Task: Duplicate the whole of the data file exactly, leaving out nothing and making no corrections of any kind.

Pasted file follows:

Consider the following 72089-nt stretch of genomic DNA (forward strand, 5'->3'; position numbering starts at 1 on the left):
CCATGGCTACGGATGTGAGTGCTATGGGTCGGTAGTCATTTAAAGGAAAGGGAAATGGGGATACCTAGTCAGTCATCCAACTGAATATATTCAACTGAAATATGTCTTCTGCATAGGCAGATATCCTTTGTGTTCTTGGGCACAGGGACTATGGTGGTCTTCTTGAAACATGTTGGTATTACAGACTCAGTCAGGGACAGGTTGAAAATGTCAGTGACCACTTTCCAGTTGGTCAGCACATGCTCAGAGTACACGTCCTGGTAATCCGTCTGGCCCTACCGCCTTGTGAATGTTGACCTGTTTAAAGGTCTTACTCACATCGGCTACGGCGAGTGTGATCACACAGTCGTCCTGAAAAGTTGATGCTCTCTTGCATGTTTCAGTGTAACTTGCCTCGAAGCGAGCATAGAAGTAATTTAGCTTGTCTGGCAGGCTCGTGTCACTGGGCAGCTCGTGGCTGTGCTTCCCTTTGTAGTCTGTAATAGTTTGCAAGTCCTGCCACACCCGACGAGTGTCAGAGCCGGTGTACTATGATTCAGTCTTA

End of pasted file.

Consider the following 72089-nt stretch of genomic DNA (forward strand, 5'->3'; position numbering starts at 1 on the left):
CCATGGCTACGGATGTGAGTGCTATGGGTCGGTAGTCATTTAAAGGAAAGGGAAATGGGGATACCTAGTCAGTCATCCAACTGAATATATTCAACTGAAATATGTCTTCTGCATAGGCAGATATCCTTTGTGTTCTTGGGCACAGGGACTATGGTGGTCTTCTTGAAACATGTTGGTATTACAGACTCAGTCAGGGACAGGTTGAAAATGTCAGTGACCACTTTCCAGTTGGTCAGCACATGCTCAGAGTACACGTCCTGGTAATCCGTCTGGCCCTACCGCCTTGTGAATGTTGACCTGTTTAAAGGTCTTACTCACATCGGCTACGGCGAGTGTGATCACACAGTCGTCCTGAAAAGTTGATGCTCTCTTGCATGTTTCAGTGTAACTTGCCTCGAAGCGAGCATAGAAGTAATTTAGCTTGTCTGGCAGGCTCGTGTCACTGGGCAGCTCGTGGCTGTGCTTCCCTTTGTAGTCTGTAATAGTTTGCAAGTCCTGCCACACCCGACGAGTGTCAGAGCCGGTGTACTATGATTCAGTCTTA